President "aware of dissatisfaction among citizens"
Serbian President Boris Tadić says he is aware that citizens are dissatisfied but he believes that calls not to vote in the elections will not solve anything.Source: Beta, Tanjug
Commenting on calls to the citizens not to vote for any party, the president said that there was dissatisfaction all over the world, including the most powerful countries, due to the global economic crisis which started in 2008.
“Where in the world are people satisfied today? Are they satisfied in the wealthiest societies in the world,” Tadić asked.
“Blank votes lead to new bitterness and bitterness has never put bread on anyone’s table, paid electricity bill or brought a better salary,” he explained and added that dissatisfaction was growing in both EU and the U.S.
The Serbian president said he was aware that citizens were dissatisfied but that he as a politician was prepared to analyze all proposals to solve the economic crisis and proposed policies to overcome the crisis.
When asked to comment on certain calls to the citizens not to vote in the elections, Tadić said that “it would be a sort of protest that would not lead anywhere”.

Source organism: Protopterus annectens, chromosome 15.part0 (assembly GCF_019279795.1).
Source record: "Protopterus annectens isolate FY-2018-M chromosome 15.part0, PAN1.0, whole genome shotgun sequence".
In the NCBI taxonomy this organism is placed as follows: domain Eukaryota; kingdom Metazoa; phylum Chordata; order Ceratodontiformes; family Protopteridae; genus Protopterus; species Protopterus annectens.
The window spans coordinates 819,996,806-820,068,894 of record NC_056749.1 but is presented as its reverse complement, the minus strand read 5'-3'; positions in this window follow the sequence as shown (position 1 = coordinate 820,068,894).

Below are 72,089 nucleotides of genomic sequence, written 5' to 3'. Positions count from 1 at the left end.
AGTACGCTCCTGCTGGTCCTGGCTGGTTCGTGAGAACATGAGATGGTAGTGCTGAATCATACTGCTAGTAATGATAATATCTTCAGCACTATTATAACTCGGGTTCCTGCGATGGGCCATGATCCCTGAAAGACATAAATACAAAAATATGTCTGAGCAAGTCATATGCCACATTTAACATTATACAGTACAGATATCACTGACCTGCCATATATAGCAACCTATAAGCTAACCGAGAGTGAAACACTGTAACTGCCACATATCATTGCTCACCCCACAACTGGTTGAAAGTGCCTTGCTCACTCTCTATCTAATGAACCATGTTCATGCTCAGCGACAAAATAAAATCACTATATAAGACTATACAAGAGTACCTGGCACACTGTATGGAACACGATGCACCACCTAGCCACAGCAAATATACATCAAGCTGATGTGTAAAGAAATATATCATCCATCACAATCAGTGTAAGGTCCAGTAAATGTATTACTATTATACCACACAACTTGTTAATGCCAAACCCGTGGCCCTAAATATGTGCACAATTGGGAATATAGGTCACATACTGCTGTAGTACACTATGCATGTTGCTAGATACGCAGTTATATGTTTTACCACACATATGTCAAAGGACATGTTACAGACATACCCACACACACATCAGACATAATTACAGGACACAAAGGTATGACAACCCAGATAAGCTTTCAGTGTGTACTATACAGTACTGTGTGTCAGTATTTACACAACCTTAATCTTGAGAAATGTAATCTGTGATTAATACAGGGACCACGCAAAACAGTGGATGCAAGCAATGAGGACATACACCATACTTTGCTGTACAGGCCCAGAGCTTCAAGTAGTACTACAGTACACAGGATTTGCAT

“I can tell those citizens who call on others not to go to the elections that bitterness does not lead anywhere,” the president stressed.
“If I weren’t the president of the republic, maybe I would be dissatisfied and embittered too,” he noted and repeated that such actions would not solve anything. He added that he was well aware of the problems precisely because he could see the situation from his position.
“My situation is different because from this perspective I can see things better and the severity of the problem,” the Serbian president pointed out and added that “even his closest relatives are not satisfied”.
Tadić stressed that Serbia was facing big problems in the economy and administration as well as those with corruption and failed institutions.
“Politicians need to come out before the citizens and ask for support for the measures they intend to take, but they also need to take responsibility,” he underscored.
The president also warned that there “is no certain path to progress” and announced that the ruling coalition would present measures to overcome the crisis in the next five or six months.